So here we are, in the year 2014 and yep, we’re still battling discrimination and equality as women. It’s easy to laugh it off and not let it bother us, as there are so many freedoms we do enjoy as women, but if we continue to let the status quo thrive, then how is it ever going to change for future generations?
A lot of the gender discrimination that goes in the workforce is illegal, but it is only questioned when it is made aware of. A group of female college students in China are facing grim prospects when they graduate, not just because of the strained job markets, but because there are many big companies in that country who blatantly don’t want to hire women, and say so in their job ads.
These eight brave women, who prefer to remain unnamed due to potential political repercussions, are naming and shaming dozens of companies they say are illegally specifying that only men can apply for certain positions. They have mailed their complaints to government human resource departments in the cities of Beijing, Guangzhou and Nanjing, and in Yunnan and Henan Provinces, according to a report in the New York Times.
This group of women have found certain job advertisements not only specify men for positions within companies, but the jobs geared toward women pay significantly less, and for no good reason. Most of the companies targeted are privately owned with hundreds of employees. Only one was a state-owned business.
After being contacted by telephone, two companies in Yunnan would drop their requests for male-only applicants. Whether that actually happens remains to be seen, but the fact that these girls are ruffling feathers is a good start to an important conversation.
Kunming Union Technology Company, the only state-owned enterprise on the women’s list, had advertised several positions for male engineers to maintain credit and debit card machines.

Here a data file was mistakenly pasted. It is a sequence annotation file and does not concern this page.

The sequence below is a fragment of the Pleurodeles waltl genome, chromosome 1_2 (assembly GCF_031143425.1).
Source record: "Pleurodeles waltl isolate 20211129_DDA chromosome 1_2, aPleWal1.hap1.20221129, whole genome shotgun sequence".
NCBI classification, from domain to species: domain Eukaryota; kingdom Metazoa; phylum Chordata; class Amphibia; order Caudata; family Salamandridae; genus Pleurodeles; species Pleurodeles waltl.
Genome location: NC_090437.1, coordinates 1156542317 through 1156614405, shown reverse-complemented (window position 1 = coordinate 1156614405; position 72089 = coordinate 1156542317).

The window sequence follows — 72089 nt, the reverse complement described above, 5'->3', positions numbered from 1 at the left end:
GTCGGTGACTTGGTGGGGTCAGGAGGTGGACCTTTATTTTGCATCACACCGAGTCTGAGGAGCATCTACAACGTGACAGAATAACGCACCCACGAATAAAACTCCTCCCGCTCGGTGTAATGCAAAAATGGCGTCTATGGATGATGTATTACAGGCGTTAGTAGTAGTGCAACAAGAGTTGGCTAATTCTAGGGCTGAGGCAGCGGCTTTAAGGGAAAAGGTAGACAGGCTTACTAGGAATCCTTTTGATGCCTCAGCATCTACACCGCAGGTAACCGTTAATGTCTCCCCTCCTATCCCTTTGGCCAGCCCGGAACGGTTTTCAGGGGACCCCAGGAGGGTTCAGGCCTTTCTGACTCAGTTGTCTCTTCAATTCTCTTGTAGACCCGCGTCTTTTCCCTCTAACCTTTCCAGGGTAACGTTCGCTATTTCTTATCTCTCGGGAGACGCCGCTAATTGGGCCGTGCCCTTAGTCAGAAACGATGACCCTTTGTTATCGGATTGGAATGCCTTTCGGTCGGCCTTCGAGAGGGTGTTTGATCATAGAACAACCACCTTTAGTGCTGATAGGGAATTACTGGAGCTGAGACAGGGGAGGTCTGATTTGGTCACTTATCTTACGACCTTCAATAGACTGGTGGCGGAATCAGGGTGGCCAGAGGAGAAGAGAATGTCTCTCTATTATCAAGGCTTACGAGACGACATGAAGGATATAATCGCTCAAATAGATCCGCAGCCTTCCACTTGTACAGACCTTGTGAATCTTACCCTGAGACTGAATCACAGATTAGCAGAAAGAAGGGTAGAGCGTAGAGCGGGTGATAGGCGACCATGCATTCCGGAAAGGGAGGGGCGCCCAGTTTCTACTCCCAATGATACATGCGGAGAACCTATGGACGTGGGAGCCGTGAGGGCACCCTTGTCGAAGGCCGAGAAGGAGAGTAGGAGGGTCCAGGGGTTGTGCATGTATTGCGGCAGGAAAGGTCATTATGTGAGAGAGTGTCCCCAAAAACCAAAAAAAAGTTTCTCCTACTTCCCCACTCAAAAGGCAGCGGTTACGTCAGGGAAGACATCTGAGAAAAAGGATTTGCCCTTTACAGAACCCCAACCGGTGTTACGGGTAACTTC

“This is a job that requires frequent travel and outdoor legwork. You need go to all those shops to install or fix the machines. Women are not quite fit for that,” said a woman who answered the telephone in the company’s human resources department. “But if there are female candidates we would still considering hiring them.”
That has got to be the most contradictory statement made by a company! Even though they “support free choice” according to the spokeswoman, the fact remains that they still specify they want only makes to apply, which will deter women from applying altogether.
“If that’s the case, then it’s more important to marry well than to study well,” said one of the volunteers.
“We college students are facing serious employment problems, so we hope our action will breathe life into the laws and regulations that ensure equality of opportunity in employment,” she wrote in an email to the New York Times.
While many of the companies who were contacted said the reason for only wanting men for certain jobs was because of the physical labor involved, the volunteers found only 80% of the jobs they were calling out required physical labor.
China is not the only country to see this happen. In November 2012 the YWCA in New Zealand released a controversial video exposing how ludicrous gender discrimination is. According to the Auckland YWCA, women in NZ are paid 10% less than men for doing the same job. While they are trying to change the situation by bringing awareness to all levels of social conscience, the video shows a hilarious solution to the situation: since men earn more, make them pay more in all situations!
You can see their campaign on the Demand Equal Pay website.
And if these stories aren’t enough to make you want to do something about gender discrimination, thinking it won’t affect you, this epidemic reaches all industries, including Hollywood. Yep, the A-list actresses aren’t paid near as much as the men in the same category, and it sadly is the same behind the camera, according to a study by the New York Film Academy.
There is not an easy solution (other than paying women the same!) but it starts with awareness. Then action, then speaking out, then hopefully forcing people in a position to change things to realize what needs to happen. Even if you don’t particularly care about equal pay because you are happy with where you are in life, think about how your voice could affect the lives of other women, your next generation and their next generation.
You don’t have to go to the length of naming and shaming like the Chinese students, but you should be prepared to question and speak out.